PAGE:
It’s Monday, What are You Reading is a meme hosted by Jen from Teach Mentor Texts and Kellee and Ricki from Unleashing Readers (brainchild of Sheila at BookJourney). Since two of our friends, Linda from Teacher Dance and Tara from A Teaching Life have been joining this meme for quite awhile now, we thought of joining this warm and inviting community.
Last Week’s Review and Miscellany Posts
We’re also inviting everyone to join our Check Off your Reading List Challenge 2014.
Click here to sign up. If you have already signed up, here is the April-June linky where you can link up your reviews or updates from your reading list. We are also very excited to share that Pansing Books will be giving away two copies of Julian Sedgwick’s Mysterium: The Palace of Memory to two lucky CORL participants from April-June. So link up your posts now!
Written by: Tony Johnston Illustration by: Yuyi Morales
Published by: Harcourt Children’s Books, 2009
Borrowed from the public library. Book photos taken by me.
This is a fascinating story about a young boy who lives with his grandmother. The entire narrative revolves around one single day in the life of Abuelita as she prepares to go to her work with the indispensable help of her grandson who makes sure that she has changed to her work clothes and that she has brought all her accoutrements that are invaluable to her line of work.
There is the easy companionship evident in the way that they take their baths separately but at the same time, how Abuelita prepares the warm tortillas by hand and huevos estrellados for breakfast in her fuzzy pink bedroom slippers.
There are clues that point to what Abuelita’s work is. Definitely it requires a booming voice that makes even Frida Kahlo, their cat, scamper and hide under the bed covers. Abuelita also stretches her voice and yodels:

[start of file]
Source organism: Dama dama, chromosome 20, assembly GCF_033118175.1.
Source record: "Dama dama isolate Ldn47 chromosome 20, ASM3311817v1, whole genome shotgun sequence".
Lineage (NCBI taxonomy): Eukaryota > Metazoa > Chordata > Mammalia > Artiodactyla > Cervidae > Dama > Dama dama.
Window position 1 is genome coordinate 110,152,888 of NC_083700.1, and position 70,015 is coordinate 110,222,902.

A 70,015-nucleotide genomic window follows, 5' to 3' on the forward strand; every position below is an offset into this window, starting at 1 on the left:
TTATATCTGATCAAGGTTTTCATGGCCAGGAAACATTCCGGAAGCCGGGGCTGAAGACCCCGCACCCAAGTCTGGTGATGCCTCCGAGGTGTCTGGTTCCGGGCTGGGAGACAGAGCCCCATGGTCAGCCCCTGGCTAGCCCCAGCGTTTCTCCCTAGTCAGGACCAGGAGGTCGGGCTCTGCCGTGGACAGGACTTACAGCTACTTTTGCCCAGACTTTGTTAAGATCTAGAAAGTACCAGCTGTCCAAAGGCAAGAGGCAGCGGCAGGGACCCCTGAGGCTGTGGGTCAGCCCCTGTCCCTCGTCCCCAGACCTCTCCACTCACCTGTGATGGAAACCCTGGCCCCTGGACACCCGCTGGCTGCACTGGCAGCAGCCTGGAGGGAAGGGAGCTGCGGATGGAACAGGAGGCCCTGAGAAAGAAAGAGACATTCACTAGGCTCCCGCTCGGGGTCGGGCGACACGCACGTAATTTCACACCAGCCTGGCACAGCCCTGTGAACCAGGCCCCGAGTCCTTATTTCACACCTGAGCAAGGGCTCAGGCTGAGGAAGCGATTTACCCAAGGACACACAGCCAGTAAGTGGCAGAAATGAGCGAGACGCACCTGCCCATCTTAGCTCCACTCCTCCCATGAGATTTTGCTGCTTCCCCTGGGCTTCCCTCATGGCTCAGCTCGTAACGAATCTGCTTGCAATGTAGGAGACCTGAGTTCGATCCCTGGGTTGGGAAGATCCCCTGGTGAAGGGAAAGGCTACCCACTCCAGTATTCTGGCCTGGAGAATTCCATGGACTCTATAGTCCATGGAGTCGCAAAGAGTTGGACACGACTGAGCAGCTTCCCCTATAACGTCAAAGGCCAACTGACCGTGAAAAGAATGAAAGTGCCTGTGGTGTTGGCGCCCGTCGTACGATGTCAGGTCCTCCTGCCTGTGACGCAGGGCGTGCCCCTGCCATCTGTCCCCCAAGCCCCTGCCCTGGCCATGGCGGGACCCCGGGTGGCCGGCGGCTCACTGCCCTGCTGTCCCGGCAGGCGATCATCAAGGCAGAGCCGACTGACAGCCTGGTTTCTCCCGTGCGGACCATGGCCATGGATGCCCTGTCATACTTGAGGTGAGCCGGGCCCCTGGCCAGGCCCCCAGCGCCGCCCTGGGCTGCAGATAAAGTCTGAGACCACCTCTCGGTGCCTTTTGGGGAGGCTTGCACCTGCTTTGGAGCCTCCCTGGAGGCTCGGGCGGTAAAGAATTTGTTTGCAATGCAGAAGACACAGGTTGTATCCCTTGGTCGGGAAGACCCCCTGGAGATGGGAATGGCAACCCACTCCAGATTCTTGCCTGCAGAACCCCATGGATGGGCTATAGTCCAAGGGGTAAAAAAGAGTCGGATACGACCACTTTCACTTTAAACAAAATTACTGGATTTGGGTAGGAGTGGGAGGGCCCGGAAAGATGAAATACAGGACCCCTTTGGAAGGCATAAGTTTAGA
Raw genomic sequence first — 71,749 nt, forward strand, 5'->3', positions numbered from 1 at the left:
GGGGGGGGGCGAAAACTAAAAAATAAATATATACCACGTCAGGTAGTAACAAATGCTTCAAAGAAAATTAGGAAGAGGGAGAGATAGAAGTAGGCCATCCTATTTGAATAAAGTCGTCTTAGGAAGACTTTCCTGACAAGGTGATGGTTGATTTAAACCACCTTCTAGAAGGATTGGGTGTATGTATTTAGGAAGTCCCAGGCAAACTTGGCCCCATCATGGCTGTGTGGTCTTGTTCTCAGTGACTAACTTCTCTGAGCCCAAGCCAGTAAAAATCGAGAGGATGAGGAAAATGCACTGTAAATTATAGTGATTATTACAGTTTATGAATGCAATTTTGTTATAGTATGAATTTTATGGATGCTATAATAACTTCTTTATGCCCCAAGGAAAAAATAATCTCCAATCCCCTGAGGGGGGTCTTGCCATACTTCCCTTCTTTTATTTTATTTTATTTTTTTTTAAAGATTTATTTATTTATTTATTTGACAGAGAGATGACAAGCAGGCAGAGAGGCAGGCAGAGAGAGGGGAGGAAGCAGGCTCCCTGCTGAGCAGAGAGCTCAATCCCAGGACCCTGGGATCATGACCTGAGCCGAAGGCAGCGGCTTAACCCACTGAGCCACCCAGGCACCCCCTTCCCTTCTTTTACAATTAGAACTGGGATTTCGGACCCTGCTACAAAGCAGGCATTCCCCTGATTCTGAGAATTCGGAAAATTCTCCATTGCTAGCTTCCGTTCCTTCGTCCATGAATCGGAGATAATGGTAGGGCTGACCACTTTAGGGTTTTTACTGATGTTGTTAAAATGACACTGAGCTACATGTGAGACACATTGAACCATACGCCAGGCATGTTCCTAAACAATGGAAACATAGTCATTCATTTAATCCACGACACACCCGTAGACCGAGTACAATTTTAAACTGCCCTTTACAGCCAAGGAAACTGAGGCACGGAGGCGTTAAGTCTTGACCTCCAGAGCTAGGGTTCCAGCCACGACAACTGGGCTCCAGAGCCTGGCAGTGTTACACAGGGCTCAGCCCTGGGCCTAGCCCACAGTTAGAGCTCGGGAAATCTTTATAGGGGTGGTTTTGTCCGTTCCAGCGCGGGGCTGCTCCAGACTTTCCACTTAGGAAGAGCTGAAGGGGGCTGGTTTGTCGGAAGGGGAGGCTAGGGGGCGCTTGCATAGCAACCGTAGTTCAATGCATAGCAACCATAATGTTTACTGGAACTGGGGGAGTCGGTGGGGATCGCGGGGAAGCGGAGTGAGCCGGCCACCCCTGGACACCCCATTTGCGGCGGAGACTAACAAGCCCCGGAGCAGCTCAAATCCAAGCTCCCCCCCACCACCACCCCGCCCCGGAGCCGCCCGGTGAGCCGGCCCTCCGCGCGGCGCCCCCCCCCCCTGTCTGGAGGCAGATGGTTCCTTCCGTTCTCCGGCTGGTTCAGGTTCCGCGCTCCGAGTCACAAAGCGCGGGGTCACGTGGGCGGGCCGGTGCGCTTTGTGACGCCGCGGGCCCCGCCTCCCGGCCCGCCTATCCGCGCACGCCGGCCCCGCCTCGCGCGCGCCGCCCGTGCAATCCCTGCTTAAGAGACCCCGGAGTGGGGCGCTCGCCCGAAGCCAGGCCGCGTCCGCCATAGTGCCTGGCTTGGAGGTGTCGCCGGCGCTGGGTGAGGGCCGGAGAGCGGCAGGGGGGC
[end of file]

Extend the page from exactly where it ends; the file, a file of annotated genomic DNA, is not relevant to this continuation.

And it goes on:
She always says the words should be as round as dimes and as wild as blossoms blooming.
What Abuelita’s work is, I shall leave for you to discover. I love the bold bright colors here of Yuyi Morales and Tony Johnston’s poetic prose. For teachers who wish to use this in the classroom, here is a downloadable PDF file created by TeachingBooks.net that provides a few resources and a helpful activity guide.
Doña Flor: A Tall Tale about a Giant Woman with a Great Big Heart
Written by: Pat Mora Illustrated by: Raul Colón
Published by: Alfred A. Knopf, 2005
Borrowed from the library. Book photos taken by me.
I love the collaboration between Pat Mora and Raul Colon – Tomas and the Library Lady is one of my favourite picture book biographies. In Doña Flor, they come together once more to tell the story of this gigantic beautiful woman who lives in a small barrio in the American southwest.
The villagers do not fear her presence, in fact they look forward to her giant steps, and the songs that she sings allowing birds to come and build nests in her hair.
One of my favourite pages though is how she sits outside the library to rest. Apparently, she has a prodigious capacity to devour books in just one sitting, as she is able to read an entire encyclopedia in five minutes – how awesome is that.
Then one spring day, the neighbors asked for Doña Flor’s help as a giant mountain lion seem to be circling the village, and so everyone just remains home afraid that they will be hurt by this evidently-hungry beast. Doña Flor is very concerned about the townsfolk and went on a hunt to find this scary puma. How the story ends I shall leave for you to discover. The story actually reminded me a little bit of the Filipino story Alamat ng Butanding (Legend of the Whale Shark), the gigantic John Henry, and the legendary Annie Christmas in African American stories. I was also especially taken by Raul Colon’s beautiful artwork here, just gorgeous. I would have wanted more back story though about Doña Flor and how important she is in the Latino culture.
For teachers who wish to make use of this in the classroom, here is a downloadable .doc file created by the UIUC Graduate School of Library and Information Science that provides curriculum connections and possible discussion questions across different subject areas such as Math and Science, Social Studies, and Language Arts.
I finished reading only one book last week – Ex Libris: Confessions of a Common Reader by Anne Fadiman. I am halfway through The Shadow Throne by Jennifer Nielsen…
… and I am also reading The Goldfinch by Donna Tartt. Finally!